Then in the proposal, in return for payment of the terrorism premium the insured got coverage for the certified event — ONLY.  As an example of how limited the scope of certified terrorism can be, note the Boston Marathon bombing was never certified.  So the form of “terrorism insurance” described above would be of little consolation to the businesses along Boylston Street in Boston after that fateful day.

Our position on behalf of our clients is: in return for payment of the terrorism premium we demand and expect removal of ALL terrorism exclusions so that the result is terrorism under anyone’s definition will be covered in full.

© Licata Risk & Insurance Advisors, Inc., 2015

Why we do the work we do…

This case[1] speaks to the consequences of not knowing what is in your policies….

The Cleveland Indians baseball team hired National Pastime Sports to produce Kids Fun Day events at Indians baseball games. The Kids Fun Day events had children’s attractions, including an inflatable bouncy castle and inflatable slide.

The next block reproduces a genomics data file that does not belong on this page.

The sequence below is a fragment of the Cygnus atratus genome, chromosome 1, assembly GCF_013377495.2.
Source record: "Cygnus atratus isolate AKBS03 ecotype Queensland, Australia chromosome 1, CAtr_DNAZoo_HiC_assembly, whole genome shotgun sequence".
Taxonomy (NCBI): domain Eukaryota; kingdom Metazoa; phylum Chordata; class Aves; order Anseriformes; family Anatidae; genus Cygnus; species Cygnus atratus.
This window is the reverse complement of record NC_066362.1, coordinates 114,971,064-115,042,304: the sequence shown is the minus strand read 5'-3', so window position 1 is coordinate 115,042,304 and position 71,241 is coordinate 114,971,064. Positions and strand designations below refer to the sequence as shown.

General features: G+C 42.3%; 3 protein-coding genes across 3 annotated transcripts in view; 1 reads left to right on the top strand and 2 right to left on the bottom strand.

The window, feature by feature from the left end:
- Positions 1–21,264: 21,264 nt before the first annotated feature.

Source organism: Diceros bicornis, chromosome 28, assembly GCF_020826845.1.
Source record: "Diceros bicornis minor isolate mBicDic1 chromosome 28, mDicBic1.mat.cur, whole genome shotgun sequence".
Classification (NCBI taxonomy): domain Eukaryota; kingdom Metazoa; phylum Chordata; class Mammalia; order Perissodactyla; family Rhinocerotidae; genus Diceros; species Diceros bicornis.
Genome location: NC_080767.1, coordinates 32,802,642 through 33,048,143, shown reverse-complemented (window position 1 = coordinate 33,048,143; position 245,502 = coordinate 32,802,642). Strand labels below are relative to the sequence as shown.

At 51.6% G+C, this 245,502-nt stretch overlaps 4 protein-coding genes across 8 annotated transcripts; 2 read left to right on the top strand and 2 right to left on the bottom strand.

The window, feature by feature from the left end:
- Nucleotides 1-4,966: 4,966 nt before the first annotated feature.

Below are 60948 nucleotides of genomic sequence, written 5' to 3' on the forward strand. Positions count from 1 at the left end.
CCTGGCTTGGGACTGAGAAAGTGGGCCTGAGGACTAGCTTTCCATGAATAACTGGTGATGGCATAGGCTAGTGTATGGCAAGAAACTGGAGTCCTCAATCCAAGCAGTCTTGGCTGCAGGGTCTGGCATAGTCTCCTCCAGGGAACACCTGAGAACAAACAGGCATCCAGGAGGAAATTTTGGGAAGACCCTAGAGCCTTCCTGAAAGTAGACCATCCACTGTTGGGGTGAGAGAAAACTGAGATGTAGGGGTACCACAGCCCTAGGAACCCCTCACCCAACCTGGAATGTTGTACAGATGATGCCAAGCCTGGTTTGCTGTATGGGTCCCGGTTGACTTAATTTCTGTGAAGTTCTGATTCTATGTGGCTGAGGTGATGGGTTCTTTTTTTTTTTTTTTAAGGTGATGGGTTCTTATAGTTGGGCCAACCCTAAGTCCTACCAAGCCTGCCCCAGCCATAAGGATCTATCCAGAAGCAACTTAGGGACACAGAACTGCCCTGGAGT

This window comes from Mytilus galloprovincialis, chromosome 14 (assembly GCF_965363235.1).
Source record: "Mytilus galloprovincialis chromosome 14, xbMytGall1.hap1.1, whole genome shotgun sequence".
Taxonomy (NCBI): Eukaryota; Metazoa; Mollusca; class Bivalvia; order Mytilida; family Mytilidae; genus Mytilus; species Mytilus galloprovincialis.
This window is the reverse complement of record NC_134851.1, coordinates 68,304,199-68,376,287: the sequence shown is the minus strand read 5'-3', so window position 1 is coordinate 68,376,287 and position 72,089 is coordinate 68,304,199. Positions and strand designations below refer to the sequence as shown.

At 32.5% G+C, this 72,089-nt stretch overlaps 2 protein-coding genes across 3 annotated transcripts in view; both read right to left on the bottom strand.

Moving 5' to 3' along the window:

National Pastime submitted an application for insurance to Doodson Insurance Brokerage, stating on the application that the Kids Fun Day events would include inflatable attractions. The policy, however, excluded from coverage injuries caused by inflatable slides.

Douglas Johnson attended an Indians game in June 2010. While admiring a wall of fame display, he was crushed by an inflatable slide that collapsed onto him. Several days later, he sadly died from his injuries.

When National Pastime informed Doodson of the accident, Doodson replied that accidents caused by inflatables were not covered under the policy.

It’s painful to read this. The owners of a business are likely facing bankruptcy, When facing the day knowing that someone died at your facility, they can’t have the comfort which comes from being able to say “at least I’m insured”.

We find things like this, before the claim.

[1] Excerpted from FC&S Legal ‘s synopsis of

Johnson v. Doodson Insurance Brokerage, LLC, No. 14–1379 (6th Cir. July 15, 2015)